As we all know domestic violence is a subject that is still taboo and that is usually not a news worthy story. I was blessed to be asked to be part of a story in the local newspaper. Below is a story that was featured on the front page of the Asbury Park Press Sunday paper. I have also included the link so you can read the story from the source itself
Domestic violence is not as easy to recognize as a punch in the face — and even then it isn’t always so apparent.
Abby, a 36-year-old woman from Monmouth County, knows this well. The Asbury Park Press is withholding Abby’s full name and certain details of her experience for safety purposes.
Abby said she would get beaten by her boyfriend and father of one of her children once a week. Her boyfriend controlled her money, she said, and he would allow her to see her family on his terms. She had no friends and no cell phone. At a holiday party several years ago, with her infant child in her arms, Abby’s boyfriend beat her in front of a group of friends.
But her “a-ha” moment, when she recognized she was in a dangerous situation and should leave for good — she’d left four times before — came when she was pregnant. She had asked her boyfriend to not drink all the juice in the refrigerator. Her boyfriend in turn yelled at her, then punched her in the side of the head repeatedly, she said. She lost hearing in her left ear for two weeks, she said.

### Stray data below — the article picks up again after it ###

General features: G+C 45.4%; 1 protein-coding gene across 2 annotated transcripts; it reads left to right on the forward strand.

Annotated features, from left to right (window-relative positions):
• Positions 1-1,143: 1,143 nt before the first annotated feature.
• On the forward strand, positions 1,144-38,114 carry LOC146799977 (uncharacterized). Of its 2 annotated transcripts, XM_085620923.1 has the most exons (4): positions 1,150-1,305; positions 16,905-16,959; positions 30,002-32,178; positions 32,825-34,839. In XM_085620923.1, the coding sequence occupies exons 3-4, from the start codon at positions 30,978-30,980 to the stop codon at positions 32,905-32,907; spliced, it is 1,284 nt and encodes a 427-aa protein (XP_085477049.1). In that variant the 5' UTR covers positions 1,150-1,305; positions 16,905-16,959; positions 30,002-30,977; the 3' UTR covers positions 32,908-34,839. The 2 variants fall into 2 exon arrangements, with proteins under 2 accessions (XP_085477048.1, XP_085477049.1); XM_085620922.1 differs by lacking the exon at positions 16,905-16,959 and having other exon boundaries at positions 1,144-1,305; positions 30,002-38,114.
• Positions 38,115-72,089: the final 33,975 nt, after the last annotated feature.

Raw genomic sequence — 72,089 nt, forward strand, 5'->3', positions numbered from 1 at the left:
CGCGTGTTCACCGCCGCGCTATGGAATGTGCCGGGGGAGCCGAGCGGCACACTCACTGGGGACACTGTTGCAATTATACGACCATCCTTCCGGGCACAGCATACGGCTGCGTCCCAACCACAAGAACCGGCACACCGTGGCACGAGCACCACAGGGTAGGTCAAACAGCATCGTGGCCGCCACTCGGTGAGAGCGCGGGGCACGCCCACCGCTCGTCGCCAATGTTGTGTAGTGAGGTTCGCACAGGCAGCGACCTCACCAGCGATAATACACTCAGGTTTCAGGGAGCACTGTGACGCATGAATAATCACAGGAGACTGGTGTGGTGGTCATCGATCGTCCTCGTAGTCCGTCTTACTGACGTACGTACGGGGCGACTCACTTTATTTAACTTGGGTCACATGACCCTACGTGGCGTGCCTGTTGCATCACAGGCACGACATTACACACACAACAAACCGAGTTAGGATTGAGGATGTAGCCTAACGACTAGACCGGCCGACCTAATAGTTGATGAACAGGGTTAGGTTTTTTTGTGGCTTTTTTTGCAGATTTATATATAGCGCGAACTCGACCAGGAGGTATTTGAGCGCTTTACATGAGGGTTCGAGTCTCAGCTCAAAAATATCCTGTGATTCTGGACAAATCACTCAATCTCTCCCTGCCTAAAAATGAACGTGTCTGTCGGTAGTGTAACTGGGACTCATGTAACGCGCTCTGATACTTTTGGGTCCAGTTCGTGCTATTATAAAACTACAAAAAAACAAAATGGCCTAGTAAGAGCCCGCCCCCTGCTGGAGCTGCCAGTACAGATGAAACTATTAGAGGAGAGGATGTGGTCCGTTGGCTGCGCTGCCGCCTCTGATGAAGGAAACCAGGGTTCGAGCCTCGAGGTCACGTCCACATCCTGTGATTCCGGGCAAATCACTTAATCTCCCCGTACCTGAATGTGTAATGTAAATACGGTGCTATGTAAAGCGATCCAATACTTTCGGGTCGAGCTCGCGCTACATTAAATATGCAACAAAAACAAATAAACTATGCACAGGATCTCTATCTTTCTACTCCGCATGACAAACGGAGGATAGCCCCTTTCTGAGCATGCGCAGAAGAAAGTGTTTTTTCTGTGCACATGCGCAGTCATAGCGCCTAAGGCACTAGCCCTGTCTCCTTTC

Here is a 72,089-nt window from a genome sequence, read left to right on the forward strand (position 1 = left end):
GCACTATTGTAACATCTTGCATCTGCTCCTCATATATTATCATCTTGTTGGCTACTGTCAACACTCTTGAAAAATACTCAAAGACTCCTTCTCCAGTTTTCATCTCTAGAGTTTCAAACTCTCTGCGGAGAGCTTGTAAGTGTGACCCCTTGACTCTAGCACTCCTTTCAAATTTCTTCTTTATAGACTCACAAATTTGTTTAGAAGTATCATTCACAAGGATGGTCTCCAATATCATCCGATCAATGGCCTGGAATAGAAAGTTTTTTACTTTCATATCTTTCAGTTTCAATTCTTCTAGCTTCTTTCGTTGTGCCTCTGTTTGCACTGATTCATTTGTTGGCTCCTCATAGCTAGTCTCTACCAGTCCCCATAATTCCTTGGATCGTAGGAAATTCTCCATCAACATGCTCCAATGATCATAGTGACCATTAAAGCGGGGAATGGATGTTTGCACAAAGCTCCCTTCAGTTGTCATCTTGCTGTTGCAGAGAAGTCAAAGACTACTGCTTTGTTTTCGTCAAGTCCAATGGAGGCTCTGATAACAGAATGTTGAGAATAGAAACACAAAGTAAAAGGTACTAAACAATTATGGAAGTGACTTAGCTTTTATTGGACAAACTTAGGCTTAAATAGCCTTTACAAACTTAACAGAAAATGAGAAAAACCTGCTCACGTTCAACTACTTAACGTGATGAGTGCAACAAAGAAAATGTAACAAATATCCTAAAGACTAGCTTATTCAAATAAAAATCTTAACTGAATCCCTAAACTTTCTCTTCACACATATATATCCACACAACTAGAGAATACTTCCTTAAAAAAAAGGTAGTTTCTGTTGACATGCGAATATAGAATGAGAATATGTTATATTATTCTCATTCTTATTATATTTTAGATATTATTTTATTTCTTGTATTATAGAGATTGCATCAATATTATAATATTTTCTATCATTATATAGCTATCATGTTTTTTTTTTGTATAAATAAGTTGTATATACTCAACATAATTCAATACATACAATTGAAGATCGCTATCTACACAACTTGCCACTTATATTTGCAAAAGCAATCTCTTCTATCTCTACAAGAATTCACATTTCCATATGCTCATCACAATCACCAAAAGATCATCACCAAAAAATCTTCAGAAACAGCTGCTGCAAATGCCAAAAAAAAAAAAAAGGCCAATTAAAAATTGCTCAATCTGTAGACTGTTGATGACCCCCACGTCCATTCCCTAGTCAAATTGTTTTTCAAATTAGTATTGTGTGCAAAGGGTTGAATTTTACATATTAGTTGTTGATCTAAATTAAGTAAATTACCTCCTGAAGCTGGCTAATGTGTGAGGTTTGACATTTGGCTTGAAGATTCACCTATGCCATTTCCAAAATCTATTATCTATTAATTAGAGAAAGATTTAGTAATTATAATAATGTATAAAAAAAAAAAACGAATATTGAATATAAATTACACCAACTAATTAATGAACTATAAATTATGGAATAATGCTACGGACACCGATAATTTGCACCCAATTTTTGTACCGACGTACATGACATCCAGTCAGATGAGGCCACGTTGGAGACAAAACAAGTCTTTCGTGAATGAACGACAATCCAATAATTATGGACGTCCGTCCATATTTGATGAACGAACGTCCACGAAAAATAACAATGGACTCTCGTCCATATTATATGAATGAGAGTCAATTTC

The obvious question is: What took her so long to leave?
Abby said that in her situation, with a family and a life together, the abuse and threats “broke me down so bad emotionally.” She doubted her own ability to leave and survive on her own, and worried that her family would be in danger if she ever did.
This is common, experts say. Domestic violence tends to build up over time, and often isn’t recognized by the victim until it has escalated to the point of physical abuse.
“It puts you on your butt,” Abby said. “What’s normal is not normal.”
Domestic violence comes in many forms: not just physical abuse, but sexual, emotional and financial, said Janet Lee, a counselor at 180 Turning Lives Around in Hazlet.
“It’s not just a push, a shove or a hit,” she said. “What it is, is it’s a pattern of behavior that exists over time where the abuser uses a range of abuse to exert power and control over their partner.”
By New Jersey law there are 14 crimes of domestic violence, according to Legal Services of New Jersey. They range from harassment to stalking, lewdness to homicide. One in four women will experience domestic violence in their lifetime, according to the National Coalition Against Domestic Violence.
“I think that’s pretty well established across the country how prevalent it is,” Lee said. “At this point, we see it as a public health emergency.”